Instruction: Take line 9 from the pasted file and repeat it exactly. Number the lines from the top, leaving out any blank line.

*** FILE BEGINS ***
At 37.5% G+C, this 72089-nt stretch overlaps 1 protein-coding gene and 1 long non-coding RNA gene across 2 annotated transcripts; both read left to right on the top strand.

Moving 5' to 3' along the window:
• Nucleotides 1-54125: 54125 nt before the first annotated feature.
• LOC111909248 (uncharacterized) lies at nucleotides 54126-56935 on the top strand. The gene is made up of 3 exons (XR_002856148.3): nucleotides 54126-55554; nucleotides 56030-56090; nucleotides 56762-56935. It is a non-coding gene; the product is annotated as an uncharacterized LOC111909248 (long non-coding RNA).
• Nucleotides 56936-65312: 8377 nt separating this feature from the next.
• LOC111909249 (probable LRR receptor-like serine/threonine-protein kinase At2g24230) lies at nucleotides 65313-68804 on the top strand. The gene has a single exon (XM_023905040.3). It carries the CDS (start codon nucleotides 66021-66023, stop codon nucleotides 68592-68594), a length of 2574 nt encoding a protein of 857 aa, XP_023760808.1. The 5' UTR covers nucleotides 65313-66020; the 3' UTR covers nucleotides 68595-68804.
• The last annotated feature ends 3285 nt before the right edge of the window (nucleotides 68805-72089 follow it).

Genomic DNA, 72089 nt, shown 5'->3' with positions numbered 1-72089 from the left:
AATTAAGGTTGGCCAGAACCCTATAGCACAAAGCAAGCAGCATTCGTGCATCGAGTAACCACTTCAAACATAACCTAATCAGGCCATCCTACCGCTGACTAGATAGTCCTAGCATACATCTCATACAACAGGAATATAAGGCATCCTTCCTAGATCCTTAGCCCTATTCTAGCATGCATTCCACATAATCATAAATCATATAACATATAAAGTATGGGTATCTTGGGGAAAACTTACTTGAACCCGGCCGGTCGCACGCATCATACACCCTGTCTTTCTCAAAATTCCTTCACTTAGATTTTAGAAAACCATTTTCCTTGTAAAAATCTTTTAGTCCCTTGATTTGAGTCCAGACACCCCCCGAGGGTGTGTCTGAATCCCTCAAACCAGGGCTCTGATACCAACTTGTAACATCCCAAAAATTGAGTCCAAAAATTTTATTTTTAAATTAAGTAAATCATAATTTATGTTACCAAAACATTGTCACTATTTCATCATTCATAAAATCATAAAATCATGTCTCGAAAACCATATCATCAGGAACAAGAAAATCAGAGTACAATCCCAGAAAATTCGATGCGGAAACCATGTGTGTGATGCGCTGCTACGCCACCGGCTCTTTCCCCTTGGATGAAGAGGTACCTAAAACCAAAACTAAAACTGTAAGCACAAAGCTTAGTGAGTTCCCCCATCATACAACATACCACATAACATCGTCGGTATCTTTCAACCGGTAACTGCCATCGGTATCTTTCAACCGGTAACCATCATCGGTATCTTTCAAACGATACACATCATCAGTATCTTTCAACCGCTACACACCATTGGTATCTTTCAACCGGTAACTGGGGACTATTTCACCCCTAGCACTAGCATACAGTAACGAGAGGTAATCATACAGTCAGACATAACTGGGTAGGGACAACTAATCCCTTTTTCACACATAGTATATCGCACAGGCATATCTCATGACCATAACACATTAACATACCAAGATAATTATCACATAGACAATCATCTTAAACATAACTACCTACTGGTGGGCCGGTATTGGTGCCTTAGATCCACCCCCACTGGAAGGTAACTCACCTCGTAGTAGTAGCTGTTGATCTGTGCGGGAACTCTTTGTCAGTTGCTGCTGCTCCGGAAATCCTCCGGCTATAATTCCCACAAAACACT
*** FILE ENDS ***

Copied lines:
AATTAAGGTTGGCCAGAACCCTATAGCACAAAGCAAGCAGCATTCGTGCATCGAGTAACCACTTCAAACATAACCTAATCAGGCCATCCTACCGCTGACTAGATAGTCCTAGCATACATCTCATACAACAGGAATATAAGGCATCCTTCCTAGATCCTTAGCCCTATTCTAGCATGCATTCCACATAATCATAAATCATATAACATATAAAGTATGGGTATCTTGGGGAAAACTTACTTGAACCCGGCCGGTCGCACGCATCATACACCCTGTCTTTCTCAAAATTCCTTCACTTAGATTTTAGAAAACCATTTTCCTTGTAAAAATCTTTTAGTCCCTTGATTTGAGTCCAGACACCCCCCGAGGGTGTGTCTGAATCCCTCAAACCAGGGCTCTGATACCAACTTGTAACATCCCAAAAATTGAGTCCAAAAATTTTATTTTTAAATTAAGTAAATCATAATTTATGTTACCAAAACATTGTCACTATTTCATCATTCATAAAATCATAAAATCATGTCTCGAAAACCATATCATCAGGAACAAGAAAATCAGAGTACAATCCCAGAAAATTCGATGCGGAAACCATGTGTGTGATGCGCTGCTACGCCACCGGCTCTTTCCCCTTGGATGAAGAGGTACCTAAAACCAAAACTAAAACTGTAAGCACAAAGCTTAGTGAGTTCCCCCATCATACAACATACCACATAACATCGTCGGTATCTTTCAACCGGTAACTGCCATCGGTATCTTTCAACCGGTAACCATCATCGGTATCTTTCAAACGATACACATCATCAGTATCTTTCAACCGCTACACACCATTGGTATCTTTCAACCGGTAACTGGGGACTATTTCACCCCTAGCACTAGCATACAGTAACGAGAGGTAATCATACAGTCAGACATAACTGGGTAGGGACAACTAATCCCTTTTTCACACATAGTATATCGCACAGGCATATCTCATGACCATAACACATTAACATACCAAGATAATTATCACATAGACAATCATCTTAAACATAACTACCTACTGGTGGGCCGGTATTGGTGCCTTAGATCCACCCCCACTGGAAGGTAACTCACCTCGTAGTAGTAGCTGTTGATCTGTGCGGGAACTCTTTGTCAGTTGCTGCTGCTCCGGAAATCCTCCGGCTATAATTCCCACAAAACACT